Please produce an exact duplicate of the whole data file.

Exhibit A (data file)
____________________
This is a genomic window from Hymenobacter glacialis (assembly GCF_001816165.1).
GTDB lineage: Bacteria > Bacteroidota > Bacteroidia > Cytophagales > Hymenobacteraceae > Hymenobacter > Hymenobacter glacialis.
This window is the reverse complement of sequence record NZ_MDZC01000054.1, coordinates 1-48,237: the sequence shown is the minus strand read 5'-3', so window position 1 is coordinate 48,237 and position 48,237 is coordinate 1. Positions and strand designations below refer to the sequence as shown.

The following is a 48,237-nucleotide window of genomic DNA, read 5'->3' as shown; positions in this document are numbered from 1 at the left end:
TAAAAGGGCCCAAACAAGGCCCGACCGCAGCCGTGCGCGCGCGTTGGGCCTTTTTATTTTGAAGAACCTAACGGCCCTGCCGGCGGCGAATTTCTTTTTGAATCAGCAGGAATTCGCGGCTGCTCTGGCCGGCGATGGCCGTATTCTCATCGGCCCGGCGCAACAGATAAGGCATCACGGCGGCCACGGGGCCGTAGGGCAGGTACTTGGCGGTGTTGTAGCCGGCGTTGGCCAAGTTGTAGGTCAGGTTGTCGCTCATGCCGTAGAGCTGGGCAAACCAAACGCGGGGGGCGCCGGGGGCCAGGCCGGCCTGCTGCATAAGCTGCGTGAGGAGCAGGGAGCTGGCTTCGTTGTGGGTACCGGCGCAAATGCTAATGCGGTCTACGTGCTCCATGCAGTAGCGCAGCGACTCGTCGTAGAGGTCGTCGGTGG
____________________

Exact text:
This is a genomic window from Hymenobacter glacialis (assembly GCF_001816165.1).
GTDB lineage: Bacteria > Bacteroidota > Bacteroidia > Cytophagales > Hymenobacteraceae > Hymenobacter > Hymenobacter glacialis.
This window is the reverse complement of sequence record NZ_MDZC01000054.1, coordinates 1-48,237: the sequence shown is the minus strand read 5'-3', so window position 1 is coordinate 48,237 and position 48,237 is coordinate 1. Positions and strand designations below refer to the sequence as shown.

The following is a 48,237-nucleotide window of genomic DNA, read 5'->3' as shown; positions in this document are numbered from 1 at the left end:
TAAAAGGGCCCAAACAAGGCCCGACCGCAGCCGTGCGCGCGCGTTGGGCCTTTTTATTTTGAAGAACCTAACGGCCCTGCCGGCGGCGAATTTCTTTTTGAATCAGCAGGAATTCGCGGCTGCTCTGGCCGGCGATGGCCGTATTCTCATCGGCCCGGCGCAACAGATAAGGCATCACGGCGGCCACGGGGCCGTAGGGCAGGTACTTGGCGGTGTTGTAGCCGGCGTTGGCCAAGTTGTAGGTCAGGTTGTCGCTCATGCCGTAGAGCTGGGCAAACCAAACGCGGGGGGCGCCGGGGGCCAGGCCGGCCTGCTGCATAAGCTGCGTGAGGAGCAGGGAGCTGGCTTCGTTGTGGGTACCGGCGCAAATGCTAATGCGGTCTACGTGCTCCATGCAGTAGCGCAGCGACTCGTCGTAGAGGTCGTCGGTGG